I was just thinking that Murania should be a lot more interesting than it is. It’s a 1935 cowboy musical’s idea of a futuristic society with robots… and everything is just so bog-standard. The story should introduce some of the unusual aspects of this world (and TVTropes confirms that some do exist).

      Or, it could introduce other elements of the story, like Gene Autry’s need to sing a song every 30 minutes, or whatever it was. The robots could make Jeff check the entrance to Murania every so often minutes, which would also represent Jeff’s mind telling him to look for ways out of the fire even as he is hallucinating. This idea was done well in a Futurama episode.

  23. Gerard Plourde

    TomBa’s blog from August 6 does provide some clue. He writes, ”Jeff will even bring back a souvenir rock that resembles the cave entrance.“ So Jeff will survive, probably having been huddled in the mouth of the cave. (Never mind the fact that the combination of heat, carbon monoxide, and smoke from the conflagration TomBa has presented would almost certainly be fatal.)

    The moral that he will want us to take from this miracle would be his mantra “Comic books (and in this case, 1930’s serials) save lives.”

    • billytheskink

      ”Jeff will even bring back a souvenir rock that resembles the cave entrance.“

      Amazing… I think we’ve finally found a coda more mundane than Jim McKay telling viewers that Rod Laver went to visit his in-laws in Tampa following the 1973 Superstars competition.

      • Mela

        Talk about way out there reference-Jim McKay and Superstars. That’s hilarious! Gym class was a misery for me, but I would have run that obstacle course on Superstars!

        • Banana Jr. 6000

          That’s another thing. Much of the appeal of old TV and movies is how batshit crazy they are by modern standards. Funky Winkerbean will just turn Murania into Westview with vacuum cleaner robots. It’s already turned Hollywood into Westview with rectangular stucco office buildings.

    • William Thompson

      ”Jeff will even bring back a souvenir rock that resembles the cave entrance.“

      I’m not sure which idea is more bizarre: keeping a souvenir that reminds you of a string of spectacularly bad and careless decisions, or thinking that a rock, which I hope Batiuk realizes is a solid object, looks like a cave entrance, which I hope Batiuk realizes is an absence of solid objects. And when is Jff going to collect this souvenir? Is he going to pick it up while the fire is still blazing and he’s being rescued? Or is he going to return to the scene of his near-death for some more Muranian nostalgia?.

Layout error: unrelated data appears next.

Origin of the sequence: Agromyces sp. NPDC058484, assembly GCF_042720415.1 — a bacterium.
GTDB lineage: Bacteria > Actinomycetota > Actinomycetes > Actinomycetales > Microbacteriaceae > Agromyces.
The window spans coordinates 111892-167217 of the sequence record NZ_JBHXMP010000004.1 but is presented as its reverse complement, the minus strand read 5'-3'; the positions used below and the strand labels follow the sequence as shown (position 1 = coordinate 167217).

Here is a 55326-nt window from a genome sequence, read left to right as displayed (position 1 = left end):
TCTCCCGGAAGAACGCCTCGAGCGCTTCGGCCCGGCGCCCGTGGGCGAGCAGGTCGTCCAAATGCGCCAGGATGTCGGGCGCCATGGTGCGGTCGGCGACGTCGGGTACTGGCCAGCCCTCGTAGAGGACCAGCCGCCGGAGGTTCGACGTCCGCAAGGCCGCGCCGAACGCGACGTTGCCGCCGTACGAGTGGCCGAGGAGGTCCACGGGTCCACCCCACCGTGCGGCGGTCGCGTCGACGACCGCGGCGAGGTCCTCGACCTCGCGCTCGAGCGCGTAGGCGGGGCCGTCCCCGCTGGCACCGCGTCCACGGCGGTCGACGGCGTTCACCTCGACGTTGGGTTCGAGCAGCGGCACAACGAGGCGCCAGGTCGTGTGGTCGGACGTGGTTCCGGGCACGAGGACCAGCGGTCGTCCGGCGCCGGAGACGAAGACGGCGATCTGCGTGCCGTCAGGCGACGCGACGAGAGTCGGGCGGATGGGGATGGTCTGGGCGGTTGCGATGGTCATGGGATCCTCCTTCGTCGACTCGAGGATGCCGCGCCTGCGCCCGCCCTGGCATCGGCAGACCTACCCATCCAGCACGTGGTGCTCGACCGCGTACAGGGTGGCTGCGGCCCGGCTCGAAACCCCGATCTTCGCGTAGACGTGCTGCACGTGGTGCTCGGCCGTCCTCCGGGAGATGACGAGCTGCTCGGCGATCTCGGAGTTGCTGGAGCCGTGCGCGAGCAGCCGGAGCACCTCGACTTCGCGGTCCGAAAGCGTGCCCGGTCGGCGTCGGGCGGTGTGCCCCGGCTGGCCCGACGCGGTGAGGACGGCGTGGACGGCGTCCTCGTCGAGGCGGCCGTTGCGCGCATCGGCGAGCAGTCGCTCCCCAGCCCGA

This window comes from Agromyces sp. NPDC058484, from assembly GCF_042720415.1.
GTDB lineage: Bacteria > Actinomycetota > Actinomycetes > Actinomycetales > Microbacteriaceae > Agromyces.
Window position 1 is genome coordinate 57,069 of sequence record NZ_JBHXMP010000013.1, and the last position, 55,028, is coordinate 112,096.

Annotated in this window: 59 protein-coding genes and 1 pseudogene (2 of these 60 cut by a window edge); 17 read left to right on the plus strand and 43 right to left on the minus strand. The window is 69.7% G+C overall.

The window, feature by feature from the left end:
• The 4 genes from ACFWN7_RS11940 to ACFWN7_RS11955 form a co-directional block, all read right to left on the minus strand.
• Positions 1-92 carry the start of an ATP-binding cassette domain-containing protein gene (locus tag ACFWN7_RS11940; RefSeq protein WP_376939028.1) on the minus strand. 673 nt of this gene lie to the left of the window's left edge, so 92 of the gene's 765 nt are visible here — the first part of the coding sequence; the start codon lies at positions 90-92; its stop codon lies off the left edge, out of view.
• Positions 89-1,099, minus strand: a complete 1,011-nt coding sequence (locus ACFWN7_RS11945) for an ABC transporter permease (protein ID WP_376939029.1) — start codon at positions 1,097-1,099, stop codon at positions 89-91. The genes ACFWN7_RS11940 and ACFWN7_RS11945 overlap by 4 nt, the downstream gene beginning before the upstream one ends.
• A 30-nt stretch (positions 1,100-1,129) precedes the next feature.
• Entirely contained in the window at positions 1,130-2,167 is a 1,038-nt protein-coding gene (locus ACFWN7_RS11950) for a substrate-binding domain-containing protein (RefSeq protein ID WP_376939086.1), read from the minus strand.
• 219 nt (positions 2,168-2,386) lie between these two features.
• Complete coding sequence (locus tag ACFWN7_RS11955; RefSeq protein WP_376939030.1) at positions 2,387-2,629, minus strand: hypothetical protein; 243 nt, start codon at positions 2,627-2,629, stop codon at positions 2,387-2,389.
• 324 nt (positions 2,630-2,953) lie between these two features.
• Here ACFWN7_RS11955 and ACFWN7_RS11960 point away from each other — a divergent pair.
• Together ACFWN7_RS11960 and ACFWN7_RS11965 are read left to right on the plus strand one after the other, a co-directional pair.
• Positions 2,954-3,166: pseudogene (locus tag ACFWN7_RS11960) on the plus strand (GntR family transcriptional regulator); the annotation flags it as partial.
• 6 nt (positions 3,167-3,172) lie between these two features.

• “OH MY GOD! DAD! I THOUGHT I’D NEVER SEE YOU ALIVE AGAIN!”
        “Oh Mindy, don’t cry… I may be covered with 3rd-degree burns and I’m probably going to lose a lung and be on a vent for what little remains of my horribly painful life, but it was all worth it… for this…”
        *a single, somehow-cave-shaped stone falls from what remains of Jeff’s gangrenous hand*

  24. hitorque

    So who from my childhood fandom comes to save me the next time I’m facing imminent death? Han Solo/Indiana Jones? K.I.T.T.? The A-Team? Bo and Luke Duke? Voltron? The Super Friends? The Thundercats? The Ghostbusters? Spider-Man? The Transformers? The gang from Scooby-Doo? Remo Williams? Captain Caveman? Grape Ape? International Rescue, aka “The Thunderbirds”? John Rambo?

    • Gerard Plourde

      The fact that you can call to mind such a vast number of influences raises another question – Did only The Flash and “The Phantom Empire” strike a chord within The Author during his formative years? He grew up in an era replete with superheroes comics and science fiction/fantasy movies running the gamut from offerings by Roger Corman to George Pal (not forgetting one of my personal favorites, the classic “Forbidden Planet”). Is the answer that Jeff’s childhood is somehow reflective of his?

      • Banana Jr. 6000

        I wonder that too. Batiuk doesn’t just have extremely narrow fandoms; he seems completely oblivious to anything outside them, including the stories that we all know. I ranted that this plot inadvertently mirrors a famous Twilight Zone episode, but seems to have no clue that it’s doing so. And Mr. Spoiler Alert has already told us Jeff is going to survive, which makes absolutely no sense.

        He’d be the worst partner on $100,000 Pyramid. “Name these things associated with Star Wars. Ready. Go.”
        “Okay, he’s the bad guy, he wears a black mechanical suit, breathes heavy…”
        “Queen Tika! Murania! Gene Autry! The Flash! The Reverse Flash! Flash Issue #63! Bull Bushka!”

      • To be fair, there’s not a lot of contemporary stuff he can reference without running into copyright issues or obliging his syndicate to pay some hefty licensing fees.

        Oh no. He’s doing this because his editor yelled “Batman? BATMAN?! Do I look like I’m made of gold, young man?!!!!”

    • Y. Knott

      Who will save you? Depends which one of these characters first lapses into the public domain.

    • Margaret

      For me it will probably be either all of The Monkees, or Barnabas Collins.

      • William Thompson

        I was always partial to Dr. Julia Hoffman. There’s nothing like a mad scientist in a crisis!

    • J.J. O'Malley

      Careful what you wish for; you might be rescued by Coy and Vance Duke, the gang from “Goober and the Ghost Chasers,” or the Gobots.

  25. Hannibal's Lectern

    Having inhaled a fatal dose of toxic smoke, Jfff sits down and hallucinates walking toward a brilliant white light. There, he meets an angelic being who tells him his life is ending, and says he has one last important choice to make: how will he spend his final moments? He’s offered two choices:

    a) hallucinate that he’s being escorted by cheesy robots through a sub-B-grade ’30s sci-fi/singing-cowboy movie serial, OR

    b) watch his entire life flash before him, including all those years in the presence of Ed Crankshaft.

  26. Epicus Doomus

    100 comments! Well done, gang!